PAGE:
Scientists discover that the human brain has grown by a whopping 7% since 1930… but there are signs that IQ has declined in recent years

Gen Z and Alpha may have bigger brains than people born 100 years ago, yet studies have shown they also have the lowest IQs of previous generations.

Researchers from the University of California (UC) Davis Health studied different brain sizes of people born between 1930 and 1970, and found a 6.6 percent increase in the brains among Generation X compared to the Silent Generation.

The team theorized that growth could be caused by external influences such as health, social, cultural and educational externalities and could reduce the risk of age-related dementia.

It comes as more recent studies have shown that the IQ scores of even younger generations have fallen in recent decades, which researchers have linked to an over-reliance on phones and the internet.

MRIs performed over the past 100 years have shown that brain size has increased by 6.6 percent and could reduce the risk of developing Alzheimer’s disease for younger generations

The volume of people's brains has steadily increased since the 1930s, but reports show this has no impact on people's intelligence levels

The volume of people’s brains has steadily increased since the 1930s, but reports show this has no impact on people’s intelligence levels

Brain size does not necessarily make people more intelligent, and research has suggested that there is only a small link between the two.

Neuroscientists have discovered that extra brain mass actually does very little when it comes to intelligence, and instead allows people to store more lifelong memories. Psychology today.

However, the latest findings may help put younger generations at a lower risk of developing dementia or Alzheimer’s disease.

The new research was conducted over a period of 75 years and found that the brains of people in the 1970s consistently grew by 6.6 percent, compared to those born in the 1930s.

The brain of the current generation has a volume of about 1,400 milliliters, but the average brain volume of people born in the 1930s was 1,234 milliliters.

The researchers reported that factors such as better educational performance and better management of medical problems could explain why people’s brains have grown in recent decades.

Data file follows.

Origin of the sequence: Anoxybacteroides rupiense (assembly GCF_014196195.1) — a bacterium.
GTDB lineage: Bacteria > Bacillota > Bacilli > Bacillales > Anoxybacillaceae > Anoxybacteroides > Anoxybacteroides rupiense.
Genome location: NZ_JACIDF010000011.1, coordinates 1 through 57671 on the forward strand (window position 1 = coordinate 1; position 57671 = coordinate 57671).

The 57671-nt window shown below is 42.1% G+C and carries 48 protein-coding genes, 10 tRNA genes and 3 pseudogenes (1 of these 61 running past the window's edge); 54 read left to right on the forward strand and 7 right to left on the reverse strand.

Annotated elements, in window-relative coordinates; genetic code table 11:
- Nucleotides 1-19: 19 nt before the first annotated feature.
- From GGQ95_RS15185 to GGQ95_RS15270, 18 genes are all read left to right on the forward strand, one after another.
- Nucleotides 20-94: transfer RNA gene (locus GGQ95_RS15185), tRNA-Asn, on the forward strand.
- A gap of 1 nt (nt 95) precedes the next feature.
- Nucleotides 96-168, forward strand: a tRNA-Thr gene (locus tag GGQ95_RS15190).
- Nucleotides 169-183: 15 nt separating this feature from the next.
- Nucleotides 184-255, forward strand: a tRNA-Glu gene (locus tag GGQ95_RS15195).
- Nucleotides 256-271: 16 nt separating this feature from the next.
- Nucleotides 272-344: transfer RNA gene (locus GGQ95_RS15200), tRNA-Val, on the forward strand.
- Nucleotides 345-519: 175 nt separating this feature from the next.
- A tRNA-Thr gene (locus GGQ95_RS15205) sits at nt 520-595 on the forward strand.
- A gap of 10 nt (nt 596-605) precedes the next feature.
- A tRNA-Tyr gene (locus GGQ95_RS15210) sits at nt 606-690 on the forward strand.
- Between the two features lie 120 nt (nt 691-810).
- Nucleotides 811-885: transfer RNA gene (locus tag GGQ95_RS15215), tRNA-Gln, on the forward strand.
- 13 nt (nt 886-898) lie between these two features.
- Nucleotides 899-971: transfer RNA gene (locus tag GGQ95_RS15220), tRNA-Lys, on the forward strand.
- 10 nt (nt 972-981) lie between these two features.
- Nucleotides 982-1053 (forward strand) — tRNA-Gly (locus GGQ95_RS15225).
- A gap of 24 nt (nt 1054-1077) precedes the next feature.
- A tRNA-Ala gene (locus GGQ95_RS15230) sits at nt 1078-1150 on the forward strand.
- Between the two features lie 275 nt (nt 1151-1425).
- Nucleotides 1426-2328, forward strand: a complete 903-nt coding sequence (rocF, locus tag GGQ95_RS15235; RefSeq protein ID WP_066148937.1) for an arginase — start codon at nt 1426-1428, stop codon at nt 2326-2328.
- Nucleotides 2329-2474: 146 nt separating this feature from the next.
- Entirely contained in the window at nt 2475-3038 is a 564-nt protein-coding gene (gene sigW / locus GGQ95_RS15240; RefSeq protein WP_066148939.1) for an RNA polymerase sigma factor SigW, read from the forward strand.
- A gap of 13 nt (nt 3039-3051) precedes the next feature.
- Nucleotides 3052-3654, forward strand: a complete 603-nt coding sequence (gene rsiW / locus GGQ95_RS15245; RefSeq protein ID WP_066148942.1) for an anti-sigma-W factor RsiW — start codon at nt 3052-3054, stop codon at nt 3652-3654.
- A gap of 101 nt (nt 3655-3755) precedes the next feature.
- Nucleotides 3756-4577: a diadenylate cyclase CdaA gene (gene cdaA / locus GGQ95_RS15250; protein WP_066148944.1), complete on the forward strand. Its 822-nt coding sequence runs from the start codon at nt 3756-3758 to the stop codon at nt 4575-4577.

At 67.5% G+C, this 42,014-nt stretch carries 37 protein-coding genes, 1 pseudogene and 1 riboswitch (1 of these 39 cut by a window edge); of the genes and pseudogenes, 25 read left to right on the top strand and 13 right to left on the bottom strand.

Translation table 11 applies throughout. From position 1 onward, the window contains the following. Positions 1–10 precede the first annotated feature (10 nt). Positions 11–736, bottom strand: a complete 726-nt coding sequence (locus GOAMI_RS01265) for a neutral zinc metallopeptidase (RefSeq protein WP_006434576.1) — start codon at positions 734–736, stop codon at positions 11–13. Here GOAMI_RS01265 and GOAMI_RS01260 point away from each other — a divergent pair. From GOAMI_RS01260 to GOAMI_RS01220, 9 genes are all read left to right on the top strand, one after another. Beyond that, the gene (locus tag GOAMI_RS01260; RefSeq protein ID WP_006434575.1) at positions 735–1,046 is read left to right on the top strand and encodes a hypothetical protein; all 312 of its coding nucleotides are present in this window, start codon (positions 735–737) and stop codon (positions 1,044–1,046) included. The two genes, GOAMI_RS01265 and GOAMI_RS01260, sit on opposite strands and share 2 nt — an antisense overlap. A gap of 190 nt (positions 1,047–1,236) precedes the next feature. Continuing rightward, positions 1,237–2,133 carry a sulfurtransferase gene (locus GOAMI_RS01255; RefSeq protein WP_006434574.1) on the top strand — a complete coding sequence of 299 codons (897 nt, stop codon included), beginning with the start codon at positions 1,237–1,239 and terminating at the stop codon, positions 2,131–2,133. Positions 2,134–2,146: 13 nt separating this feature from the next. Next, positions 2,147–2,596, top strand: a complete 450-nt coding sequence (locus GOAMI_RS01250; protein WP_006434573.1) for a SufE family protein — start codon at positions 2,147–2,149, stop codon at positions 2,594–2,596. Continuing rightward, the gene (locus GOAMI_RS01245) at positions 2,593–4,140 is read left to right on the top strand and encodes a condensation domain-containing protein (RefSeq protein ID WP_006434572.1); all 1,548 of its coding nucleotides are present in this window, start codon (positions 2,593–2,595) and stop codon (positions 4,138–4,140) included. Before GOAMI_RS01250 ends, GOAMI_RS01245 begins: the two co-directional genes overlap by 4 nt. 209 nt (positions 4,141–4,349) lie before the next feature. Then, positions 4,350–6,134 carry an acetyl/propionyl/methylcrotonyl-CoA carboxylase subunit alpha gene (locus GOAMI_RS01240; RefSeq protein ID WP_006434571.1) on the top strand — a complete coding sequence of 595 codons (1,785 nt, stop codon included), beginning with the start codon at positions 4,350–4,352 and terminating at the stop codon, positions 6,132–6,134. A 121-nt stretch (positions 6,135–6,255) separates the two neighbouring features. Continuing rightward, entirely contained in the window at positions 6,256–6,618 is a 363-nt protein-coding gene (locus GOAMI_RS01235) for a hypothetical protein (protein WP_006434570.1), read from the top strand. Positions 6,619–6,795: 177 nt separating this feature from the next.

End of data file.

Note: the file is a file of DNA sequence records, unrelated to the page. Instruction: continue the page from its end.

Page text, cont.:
“The decade in which a person is born appears to influence brain size and possibly long-term outcomes,” said Charles DeCarli, first author of the study and professor of neurology at the UC Davis Alzheimer’s Disease Research Center.

Researchers looked at patterns of heart and other diseases in people born in the 1930s and introduced MRI (brain magnetic resonance imaging) testing of people in the second and third generations of the original 5,200 participants.

The MRIs were performed between 1999 and 2019 on people born in the 1930s through the 1970s, consisting of more than 3,000 participants with an average age of 57 years old.

People aged 18 to 22 saw the biggest decline in IQ tests between 2006 and 2018

People aged 18 to 22 saw the biggest decline in IQ tests between 2006 and 2018

The area of ​​the brain that grew the most was the cortical surface that controls motor activities and sensory information.

They reported that the area had increased in volume by 15 percent and that the part of the brain involved in learning and memory, called the hippocampus, had also increased in size.

However, according to a separate study, the number of people affected by Alzheimer’s disease has declined by 20 percent since the 1970s, and researchers now say that increased brain size may be the culprit.

“Larger brain structures like those observed in our study may reflect improved brain development and improved brain health,” DeCarli said.

‘A larger brain structure represents a greater brain reserve and can buffer the later effects of age-related brain diseases such as Alzheimer’s disease and related dementias.’

Brain growth in younger generations could increase brain connectivity, the study said, leading to more accurate and efficient performance of tasks.

But even as researchers report that brains grow with each generation, the IQs of Generation Z and Alpha have dropped by at least two points, according to studies in Finland, France, Britain and other countries.

a 2023 study reported that IQ scores in the US have also fallen, but did not specify the exact decline, adding that the drop could be due to disruptions to in-person learning during the Covid-19 pandemic.

The researchers also said that the increase in social media use could be to blame, as skills such as verbal reasoning, visual problem solving and numerical sequence tests have all declined.

Academic and scientific presenter Professor Jim Al-Khalili told earlier in 2022 that despite our ‘vastly increased scientific knowledge… the human brain has not become bigger, more efficient or better than it was thousands of years ago.’

This is in stark contrast to the latest findings that the human brain is getting bigger, but also raises the question of how cognitive development is increasing as Generation Z and Alpha struggle to meet the same IQ levels as previous generations.